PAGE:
Neurophysiological study about learning mechanism of human body movement

Neurophysiological study about learning mechanism of human body movement

Background: Dr. Kiyotaka Kamibayashi, an Associate Professor at Doshisha University, faculty of health and sports science, Department of health and sports science finished his PhD at Toho University, Graduate School of Medicine on 2005. After 5 years of research at Tsukuba University about feasibility of rehabilitation training with Robot Suit HAL (hybrid assistive limb), now he is an associate professor at Doshisha University. His research interests are motor control, motor learning, rehabilitation and transcranial magnetic stimulation. His latest paper, “Locomotor training using a wearable robot in patients with neurological disorders”, was focused on feasibility using a robotics device for locomotor training. According to the findings of his latest paper, robot training can be performed for a longer duration and can reduce the burden on therapists. HAL is a promising approach for recovery of locomotor functions since the locomotor function of trainees was improved after 16 training sessions with HAL.

Meeting detail:
Venue: Doshisha University, Kyotanabe Campus, Faculty of Health and Sports Science, Banjokan Building, BJ309
Time: 2015/02/17 (Monday) – 13:00 to 14:00
Participants:
Leave a Nest: Dr. Satoshi Nishiyama and Dr. Sanam Bakhshishayan
Doshisha University: Dr. Kiyotaka Kamibayashi

Meeting was carried out to discuss ideas about plasticity (the brain’s ability to CHANGE throughout life) and its possibility after external stimulation. The meeting started by introducing leave a nest and continued by hearing about the research projects of Dr. Kamibayashi. In continuation, the basic idea of development of the device for sending signals from skin to the trigeminal nerve was discussed.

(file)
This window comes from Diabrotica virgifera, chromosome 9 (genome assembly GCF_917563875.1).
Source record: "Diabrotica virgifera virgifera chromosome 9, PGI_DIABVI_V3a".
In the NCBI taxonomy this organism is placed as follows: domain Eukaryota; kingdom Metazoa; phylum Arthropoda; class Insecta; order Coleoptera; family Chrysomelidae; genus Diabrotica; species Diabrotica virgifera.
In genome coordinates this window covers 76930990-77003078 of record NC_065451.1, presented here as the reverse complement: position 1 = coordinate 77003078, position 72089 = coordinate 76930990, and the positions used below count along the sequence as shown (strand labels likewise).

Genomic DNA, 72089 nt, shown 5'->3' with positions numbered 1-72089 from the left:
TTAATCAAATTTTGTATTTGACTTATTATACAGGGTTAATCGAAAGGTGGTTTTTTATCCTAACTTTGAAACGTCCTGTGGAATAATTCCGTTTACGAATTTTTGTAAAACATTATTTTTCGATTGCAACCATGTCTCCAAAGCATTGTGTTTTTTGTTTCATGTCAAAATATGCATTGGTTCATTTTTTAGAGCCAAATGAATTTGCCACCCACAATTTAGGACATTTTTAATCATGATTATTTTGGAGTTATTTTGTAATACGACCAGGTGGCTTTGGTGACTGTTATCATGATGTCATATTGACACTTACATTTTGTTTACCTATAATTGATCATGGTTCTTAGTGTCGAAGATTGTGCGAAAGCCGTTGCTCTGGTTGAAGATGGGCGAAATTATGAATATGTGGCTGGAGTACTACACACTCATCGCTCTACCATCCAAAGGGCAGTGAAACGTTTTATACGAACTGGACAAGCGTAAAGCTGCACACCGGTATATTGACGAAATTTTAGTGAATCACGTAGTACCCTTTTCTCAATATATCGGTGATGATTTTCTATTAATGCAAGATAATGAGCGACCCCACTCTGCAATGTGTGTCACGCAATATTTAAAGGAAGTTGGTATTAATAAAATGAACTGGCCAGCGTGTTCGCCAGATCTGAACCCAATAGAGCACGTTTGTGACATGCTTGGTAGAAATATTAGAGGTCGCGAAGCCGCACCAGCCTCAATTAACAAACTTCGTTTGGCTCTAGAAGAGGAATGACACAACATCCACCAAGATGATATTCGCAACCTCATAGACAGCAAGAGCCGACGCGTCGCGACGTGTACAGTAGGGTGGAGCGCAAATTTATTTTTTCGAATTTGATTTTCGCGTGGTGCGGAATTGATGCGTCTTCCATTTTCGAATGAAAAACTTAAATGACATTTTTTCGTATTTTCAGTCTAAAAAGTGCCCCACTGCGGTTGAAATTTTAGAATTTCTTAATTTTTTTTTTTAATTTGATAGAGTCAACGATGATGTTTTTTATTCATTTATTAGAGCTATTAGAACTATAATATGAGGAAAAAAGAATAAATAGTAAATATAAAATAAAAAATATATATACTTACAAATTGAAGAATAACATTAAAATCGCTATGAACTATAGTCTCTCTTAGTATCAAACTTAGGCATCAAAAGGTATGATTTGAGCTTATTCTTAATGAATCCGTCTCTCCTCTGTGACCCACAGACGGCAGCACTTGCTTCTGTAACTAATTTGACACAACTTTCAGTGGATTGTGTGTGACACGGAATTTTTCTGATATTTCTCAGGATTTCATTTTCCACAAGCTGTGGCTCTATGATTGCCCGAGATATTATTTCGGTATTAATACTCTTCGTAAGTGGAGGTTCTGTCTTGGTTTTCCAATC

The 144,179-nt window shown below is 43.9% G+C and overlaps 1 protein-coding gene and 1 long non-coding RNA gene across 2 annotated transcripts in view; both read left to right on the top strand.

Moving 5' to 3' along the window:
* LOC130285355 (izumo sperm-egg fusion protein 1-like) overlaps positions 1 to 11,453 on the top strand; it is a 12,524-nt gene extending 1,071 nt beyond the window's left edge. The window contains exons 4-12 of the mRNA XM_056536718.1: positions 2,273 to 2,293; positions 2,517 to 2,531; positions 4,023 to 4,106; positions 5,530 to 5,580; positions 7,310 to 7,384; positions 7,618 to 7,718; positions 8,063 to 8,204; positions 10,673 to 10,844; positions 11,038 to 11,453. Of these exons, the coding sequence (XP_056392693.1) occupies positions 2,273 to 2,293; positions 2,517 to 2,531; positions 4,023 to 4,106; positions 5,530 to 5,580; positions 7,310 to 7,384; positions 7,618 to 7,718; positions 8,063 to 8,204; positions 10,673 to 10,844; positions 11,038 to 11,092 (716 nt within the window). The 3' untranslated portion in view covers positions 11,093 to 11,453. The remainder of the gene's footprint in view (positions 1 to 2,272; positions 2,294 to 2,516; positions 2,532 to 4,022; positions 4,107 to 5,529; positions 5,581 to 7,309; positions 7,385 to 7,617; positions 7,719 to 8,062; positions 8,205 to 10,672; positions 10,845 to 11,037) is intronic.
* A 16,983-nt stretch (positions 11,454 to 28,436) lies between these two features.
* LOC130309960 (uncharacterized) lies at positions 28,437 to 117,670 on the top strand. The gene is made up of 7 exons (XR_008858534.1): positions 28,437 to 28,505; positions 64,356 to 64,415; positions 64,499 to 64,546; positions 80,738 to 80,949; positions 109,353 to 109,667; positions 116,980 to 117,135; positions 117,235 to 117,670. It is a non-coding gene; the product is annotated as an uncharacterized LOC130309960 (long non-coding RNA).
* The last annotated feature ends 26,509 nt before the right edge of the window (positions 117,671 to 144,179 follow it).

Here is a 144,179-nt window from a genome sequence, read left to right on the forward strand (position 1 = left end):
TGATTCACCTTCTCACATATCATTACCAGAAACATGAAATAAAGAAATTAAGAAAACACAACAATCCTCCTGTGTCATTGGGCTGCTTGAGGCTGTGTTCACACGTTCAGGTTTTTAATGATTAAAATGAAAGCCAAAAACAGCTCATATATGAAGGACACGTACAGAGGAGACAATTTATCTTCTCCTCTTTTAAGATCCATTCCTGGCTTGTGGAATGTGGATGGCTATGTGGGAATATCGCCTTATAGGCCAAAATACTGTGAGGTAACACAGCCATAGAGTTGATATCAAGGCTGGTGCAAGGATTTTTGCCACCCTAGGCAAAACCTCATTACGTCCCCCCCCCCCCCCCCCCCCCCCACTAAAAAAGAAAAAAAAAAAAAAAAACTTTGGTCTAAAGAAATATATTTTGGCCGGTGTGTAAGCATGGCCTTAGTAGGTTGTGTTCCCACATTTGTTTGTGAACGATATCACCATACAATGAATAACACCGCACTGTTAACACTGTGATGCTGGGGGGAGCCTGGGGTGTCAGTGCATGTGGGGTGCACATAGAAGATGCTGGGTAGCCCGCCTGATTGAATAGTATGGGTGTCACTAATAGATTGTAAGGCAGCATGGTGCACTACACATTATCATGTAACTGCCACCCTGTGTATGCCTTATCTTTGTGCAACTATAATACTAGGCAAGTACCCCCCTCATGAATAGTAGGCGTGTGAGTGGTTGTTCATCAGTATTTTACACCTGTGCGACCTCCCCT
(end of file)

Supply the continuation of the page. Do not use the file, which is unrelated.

Possible solutions for improvement of the idea were discussed; stimulating the Trigeminal nerve via external device simultaneously with performing some mastication like movements, would increase the effect of the nerve stimulation noticeably.

Related devices in the Market

HAL; A wearable robot developed at a university-launched venture company (Cyberdyne Inc., Ibaraki, Japan).  Although after 20 minutes of training with HAL, walking performance (e.g., walking speed and step length) of the wearer’s with limited mobility was significantly improved, but after 3 days of not training level of the walking performance gets back to same level as it was before training. In case of healthy person, new walking behavior after 20 minutes of wearing HAL changed to the normal way within 30 seconds.

IVES;  An Integrated Volitional control Electrical Stimulator that can be used for upper- or lower-limb rehabilitation of patients with paralysis caused by cerebrovascular diseases or locomotive disabilities. In Power assist mode, by using real-time feedback, electrical stimulation is output in proportion to EMG signal in the body part being treated. The amount of strength exerted can be visually monitored with the muscle action potential indicator lights.

Conclusion: At the end of meeting, the possibility of the proposed idea was approved under following circumstances; continuation of the increased nerve response to the control signal after applying induction stimulation (1.5-2 times bigger than the control signal) is an important concept in the field of rehabilitation and should be considered, respectively. Also it was discussed the device development does not need animal experiment necessarily.